Who am I? : Representing the self offline and in different online contexts

EMANUEL, Lia, NEIL, Greg J, BEVAN, Chris, STANTON FRASER, Danae, STEVENAGE, Sarah V, WHITTY, Monica T and JAMISON-POWELL, Sue (2014). Who am I? : Representing the self offline and in different online contexts. Computers in Human Behavior, 41, 146-152.

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Link to published version:: https://doi.org/10.1016/j.chb.2014.09.018


The present paper examines the extent to which self-presentation may be affected by the context in which is it undertaken. Individuals were asked to complete the Twenty Statements Test both privately and publicly, but were given an opportunity to withhold any of their personal information before it was made public. Four contexts were examined: an offline context (face-to-face), an un-contextualized general online context, or two specific online contexts (dating or job-seeking). The results suggested that participants were willing to disclose substantially less personal information online than offline. Moreover, disclosure decreased as the online context became more specific, and those in the job-seeking context disclosed the least amount of information. Surprisingly, individual differences in personality did not predict disclosure behavior. Instead, the results are set in the context of audience visibility and social norms, and implications for self-presentation in digital contexts are discussed.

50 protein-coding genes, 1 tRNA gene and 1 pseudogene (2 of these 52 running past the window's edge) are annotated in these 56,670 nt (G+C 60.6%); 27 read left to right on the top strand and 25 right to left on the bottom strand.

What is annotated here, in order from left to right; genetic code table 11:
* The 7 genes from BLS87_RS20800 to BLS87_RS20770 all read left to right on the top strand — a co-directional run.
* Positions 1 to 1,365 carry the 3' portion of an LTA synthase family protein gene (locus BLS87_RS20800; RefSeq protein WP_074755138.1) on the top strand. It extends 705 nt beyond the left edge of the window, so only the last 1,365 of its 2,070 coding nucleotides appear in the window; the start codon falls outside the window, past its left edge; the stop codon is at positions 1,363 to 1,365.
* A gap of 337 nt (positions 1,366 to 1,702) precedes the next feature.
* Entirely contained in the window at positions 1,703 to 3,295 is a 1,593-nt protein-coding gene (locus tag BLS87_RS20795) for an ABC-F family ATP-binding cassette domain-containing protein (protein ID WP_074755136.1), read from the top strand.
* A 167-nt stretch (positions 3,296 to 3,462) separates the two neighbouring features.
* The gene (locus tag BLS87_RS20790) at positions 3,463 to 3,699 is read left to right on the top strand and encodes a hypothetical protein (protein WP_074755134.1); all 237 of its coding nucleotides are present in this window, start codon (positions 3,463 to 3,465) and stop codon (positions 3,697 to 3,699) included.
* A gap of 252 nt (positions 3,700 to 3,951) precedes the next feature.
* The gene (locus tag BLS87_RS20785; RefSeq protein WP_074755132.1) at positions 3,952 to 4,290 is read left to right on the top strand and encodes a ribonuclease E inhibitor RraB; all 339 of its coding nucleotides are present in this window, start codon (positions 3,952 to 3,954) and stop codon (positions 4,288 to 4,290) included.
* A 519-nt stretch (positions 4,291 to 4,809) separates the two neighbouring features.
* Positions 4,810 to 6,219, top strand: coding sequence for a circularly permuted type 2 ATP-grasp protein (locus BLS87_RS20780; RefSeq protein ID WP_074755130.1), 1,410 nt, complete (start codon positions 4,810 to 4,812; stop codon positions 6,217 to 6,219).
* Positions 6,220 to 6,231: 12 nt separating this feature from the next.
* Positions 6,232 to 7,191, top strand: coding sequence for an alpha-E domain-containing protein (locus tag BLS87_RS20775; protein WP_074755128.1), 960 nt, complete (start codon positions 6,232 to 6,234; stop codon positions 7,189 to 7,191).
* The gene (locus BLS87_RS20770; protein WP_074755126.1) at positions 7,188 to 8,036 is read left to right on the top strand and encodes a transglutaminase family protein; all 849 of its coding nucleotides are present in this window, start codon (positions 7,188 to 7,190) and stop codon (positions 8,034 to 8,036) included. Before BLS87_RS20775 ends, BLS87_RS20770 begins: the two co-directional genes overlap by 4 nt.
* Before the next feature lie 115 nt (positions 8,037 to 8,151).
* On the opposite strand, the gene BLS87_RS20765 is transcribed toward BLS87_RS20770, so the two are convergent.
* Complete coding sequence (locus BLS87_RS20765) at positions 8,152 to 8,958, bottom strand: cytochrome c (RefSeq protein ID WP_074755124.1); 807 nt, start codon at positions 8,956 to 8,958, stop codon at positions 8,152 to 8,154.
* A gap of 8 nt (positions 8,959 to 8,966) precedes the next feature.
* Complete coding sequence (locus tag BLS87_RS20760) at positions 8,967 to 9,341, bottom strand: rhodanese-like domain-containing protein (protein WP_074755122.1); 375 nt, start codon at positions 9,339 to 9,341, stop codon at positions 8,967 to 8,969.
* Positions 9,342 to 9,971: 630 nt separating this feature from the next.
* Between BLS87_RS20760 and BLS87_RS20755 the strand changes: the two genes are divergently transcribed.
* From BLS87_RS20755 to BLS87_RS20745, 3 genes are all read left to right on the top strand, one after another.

Item Type: Article
Research Institute, Centre or Group - Does NOT include content added after October 2018: Cultural Communication and Computing Research Institute > Communication and Computing Research Centre
Identification Number: https://doi.org/10.1016/j.chb.2014.09.018
Page Range: 146-152
Depositing User: Sue Jamison-Powell
Date Deposited: 16 Jun 2015 09:30
Last Modified: 18 Mar 2021 13:38
URI: https://shura.shu.ac.uk/id/eprint/10263

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